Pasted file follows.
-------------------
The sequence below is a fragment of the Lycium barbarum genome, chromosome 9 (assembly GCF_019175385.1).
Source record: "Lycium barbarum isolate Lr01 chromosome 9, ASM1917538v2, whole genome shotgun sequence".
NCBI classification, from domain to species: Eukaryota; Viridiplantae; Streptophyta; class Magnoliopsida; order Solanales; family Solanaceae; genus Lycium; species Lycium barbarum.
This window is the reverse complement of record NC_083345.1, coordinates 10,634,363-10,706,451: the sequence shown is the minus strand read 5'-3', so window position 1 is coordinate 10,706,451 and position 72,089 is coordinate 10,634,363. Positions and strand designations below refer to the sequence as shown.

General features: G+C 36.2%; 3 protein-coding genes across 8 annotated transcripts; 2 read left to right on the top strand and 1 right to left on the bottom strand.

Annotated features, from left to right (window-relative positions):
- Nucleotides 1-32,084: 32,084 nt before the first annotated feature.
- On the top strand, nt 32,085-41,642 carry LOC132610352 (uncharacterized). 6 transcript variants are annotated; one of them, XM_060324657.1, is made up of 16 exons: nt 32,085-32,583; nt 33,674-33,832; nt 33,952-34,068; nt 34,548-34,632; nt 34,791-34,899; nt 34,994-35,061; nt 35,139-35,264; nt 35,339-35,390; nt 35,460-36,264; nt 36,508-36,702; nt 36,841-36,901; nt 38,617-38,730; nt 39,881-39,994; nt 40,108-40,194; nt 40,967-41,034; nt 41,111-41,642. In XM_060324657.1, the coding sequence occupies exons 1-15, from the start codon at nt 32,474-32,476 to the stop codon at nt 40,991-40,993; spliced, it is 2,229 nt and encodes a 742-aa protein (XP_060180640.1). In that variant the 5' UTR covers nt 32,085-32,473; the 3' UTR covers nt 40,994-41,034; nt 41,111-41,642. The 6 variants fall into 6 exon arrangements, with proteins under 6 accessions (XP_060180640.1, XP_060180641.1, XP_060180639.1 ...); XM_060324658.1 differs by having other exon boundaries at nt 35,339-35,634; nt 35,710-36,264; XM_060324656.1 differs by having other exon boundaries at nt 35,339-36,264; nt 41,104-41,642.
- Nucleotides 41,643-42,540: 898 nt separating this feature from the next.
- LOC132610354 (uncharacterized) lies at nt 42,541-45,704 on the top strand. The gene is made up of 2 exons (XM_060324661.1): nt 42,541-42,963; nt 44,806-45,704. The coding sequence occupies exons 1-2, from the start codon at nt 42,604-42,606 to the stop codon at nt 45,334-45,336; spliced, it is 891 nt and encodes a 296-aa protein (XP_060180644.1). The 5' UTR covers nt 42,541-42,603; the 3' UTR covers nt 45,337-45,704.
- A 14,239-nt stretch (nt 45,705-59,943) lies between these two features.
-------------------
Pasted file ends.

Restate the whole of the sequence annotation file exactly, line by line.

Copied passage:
The sequence below is a fragment of the Lycium barbarum genome, chromosome 9 (assembly GCF_019175385.1).
Source record: "Lycium barbarum isolate Lr01 chromosome 9, ASM1917538v2, whole genome shotgun sequence".
NCBI classification, from domain to species: Eukaryota; Viridiplantae; Streptophyta; class Magnoliopsida; order Solanales; family Solanaceae; genus Lycium; species Lycium barbarum.
This window is the reverse complement of record NC_083345.1, coordinates 10,634,363-10,706,451: the sequence shown is the minus strand read 5'-3', so window position 1 is coordinate 10,706,451 and position 72,089 is coordinate 10,634,363. Positions and strand designations below refer to the sequence as shown.

General features: G+C 36.2%; 3 protein-coding genes across 8 annotated transcripts; 2 read left to right on the top strand and 1 right to left on the bottom strand.

Annotated features, from left to right (window-relative positions):
- Nucleotides 1-32,084: 32,084 nt before the first annotated feature.
- On the top strand, nt 32,085-41,642 carry LOC132610352 (uncharacterized). 6 transcript variants are annotated; one of them, XM_060324657.1, is made up of 16 exons: nt 32,085-32,583; nt 33,674-33,832; nt 33,952-34,068; nt 34,548-34,632; nt 34,791-34,899; nt 34,994-35,061; nt 35,139-35,264; nt 35,339-35,390; nt 35,460-36,264; nt 36,508-36,702; nt 36,841-36,901; nt 38,617-38,730; nt 39,881-39,994; nt 40,108-40,194; nt 40,967-41,034; nt 41,111-41,642. In XM_060324657.1, the coding sequence occupies exons 1-15, from the start codon at nt 32,474-32,476 to the stop codon at nt 40,991-40,993; spliced, it is 2,229 nt and encodes a 742-aa protein (XP_060180640.1). In that variant the 5' UTR covers nt 32,085-32,473; the 3' UTR covers nt 40,994-41,034; nt 41,111-41,642. The 6 variants fall into 6 exon arrangements, with proteins under 6 accessions (XP_060180640.1, XP_060180641.1, XP_060180639.1 ...); XM_060324658.1 differs by having other exon boundaries at nt 35,339-35,634; nt 35,710-36,264; XM_060324656.1 differs by having other exon boundaries at nt 35,339-36,264; nt 41,104-41,642.
- Nucleotides 41,643-42,540: 898 nt separating this feature from the next.
- LOC132610354 (uncharacterized) lies at nt 42,541-45,704 on the top strand. The gene is made up of 2 exons (XM_060324661.1): nt 42,541-42,963; nt 44,806-45,704. The coding sequence occupies exons 1-2, from the start codon at nt 42,604-42,606 to the stop codon at nt 45,334-45,336; spliced, it is 891 nt and encodes a 296-aa protein (XP_060180644.1). The 5' UTR covers nt 42,541-42,603; the 3' UTR covers nt 45,337-45,704.
- A 14,239-nt stretch (nt 45,705-59,943) lies between these two features.